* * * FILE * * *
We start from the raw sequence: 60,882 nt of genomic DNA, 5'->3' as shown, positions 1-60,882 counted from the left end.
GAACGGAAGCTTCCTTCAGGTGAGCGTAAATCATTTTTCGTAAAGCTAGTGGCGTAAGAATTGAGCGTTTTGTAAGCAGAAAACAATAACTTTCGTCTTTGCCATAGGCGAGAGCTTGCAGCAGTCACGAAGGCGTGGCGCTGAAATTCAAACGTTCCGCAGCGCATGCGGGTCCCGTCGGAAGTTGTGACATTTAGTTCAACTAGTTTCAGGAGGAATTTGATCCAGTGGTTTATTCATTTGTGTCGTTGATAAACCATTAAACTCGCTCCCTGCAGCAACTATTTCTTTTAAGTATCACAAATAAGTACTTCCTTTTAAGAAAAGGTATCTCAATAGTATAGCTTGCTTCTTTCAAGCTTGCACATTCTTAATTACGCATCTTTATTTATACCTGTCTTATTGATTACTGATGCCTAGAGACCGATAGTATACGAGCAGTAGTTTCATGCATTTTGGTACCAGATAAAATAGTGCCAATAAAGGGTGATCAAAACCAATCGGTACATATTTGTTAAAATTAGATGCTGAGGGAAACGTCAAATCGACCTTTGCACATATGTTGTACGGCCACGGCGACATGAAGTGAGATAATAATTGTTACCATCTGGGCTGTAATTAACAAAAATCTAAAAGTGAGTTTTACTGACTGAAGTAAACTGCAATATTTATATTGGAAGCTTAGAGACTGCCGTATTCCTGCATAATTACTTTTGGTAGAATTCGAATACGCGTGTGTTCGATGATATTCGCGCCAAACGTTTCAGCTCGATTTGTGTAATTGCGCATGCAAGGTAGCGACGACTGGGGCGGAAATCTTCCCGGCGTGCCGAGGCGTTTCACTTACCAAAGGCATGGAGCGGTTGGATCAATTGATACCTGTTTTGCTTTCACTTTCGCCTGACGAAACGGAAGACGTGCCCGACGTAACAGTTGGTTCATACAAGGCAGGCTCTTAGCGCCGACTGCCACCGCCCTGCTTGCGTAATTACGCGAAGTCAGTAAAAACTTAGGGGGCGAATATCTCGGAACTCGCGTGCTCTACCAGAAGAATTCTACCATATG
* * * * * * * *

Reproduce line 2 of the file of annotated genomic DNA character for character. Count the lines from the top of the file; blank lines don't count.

GAACGGAAGCTTCCTTCAGGTGAGCGTAAATCATTTTTCGTAAAGCTAGTGGCGTAAGAATTGAGCGTTTTGTAAGCAGAAAACAATAACTTTCGTCTTTGCCATAGGCGAGAGCTTGCAGCAGTCACGAAGGCGTGGCGCTGAAATTCAAACGTTCCGCAGCGCATGCGGGTCCCGTCGGAAGTTGTGACATTTAGTTCAACTAGTTTCAGGAGGAATTTGATCCAGTGGTTTATTCATTTGTGTCGTTGATAAACCATTAAACTCGCTCCCTGCAGCAACTATTTCTTTTAAGTATCACAAATAAGTACTTCCTTTTAAGAAAAGGTATCTCAATAGTATAGCTTGCTTCTTTCAAGCTTGCACATTCTTAATTACGCATCTTTATTTATACCTGTCTTATTGATTACTGATGCCTAGAGACCGATAGTATACGAGCAGTAGTTTCATGCATTTTGGTACCAGATAAAATAGTGCCAATAAAGGGTGATCAAAACCAATCGGTACATATTTGTTAAAATTAGATGCTGAGGGAAACGTCAAATCGACCTTTGCACATATGTTGTACGGCCACGGCGACATGAAGTGAGATAATAATTGTTACCATCTGGGCTGTAATTAACAAAAATCTAAAAGTGAGTTTTACTGACTGAAGTAAACTGCAATATTTATATTGGAAGCTTAGAGACTGCCGTATTCCTGCATAATTACTTTTGGTAGAATTCGAATACGCGTGTGTTCGATGATATTCGCGCCAAACGTTTCAGCTCGATTTGTGTAATTGCGCATGCAAGGTAGCGACGACTGGGGCGGAAATCTTCCCGGCGTGCCGAGGCGTTTCACTTACCAAAGGCATGGAGCGGTTGGATCAATTGATACCTGTTTTGCTTTCACTTTCGCCTGACGAAACGGAAGACGTGCCCGACGTAACAGTTGGTTCATACAAGGCAGGCTCTTAGCGCCGACTGCCACCGCCCTGCTTGCGTAATTACGCGAAGTCAGTAAAAACTTAGGGGGCGAATATCTCGGAACTCGCGTGCTCTACCAGAAGAATTCTACCATATG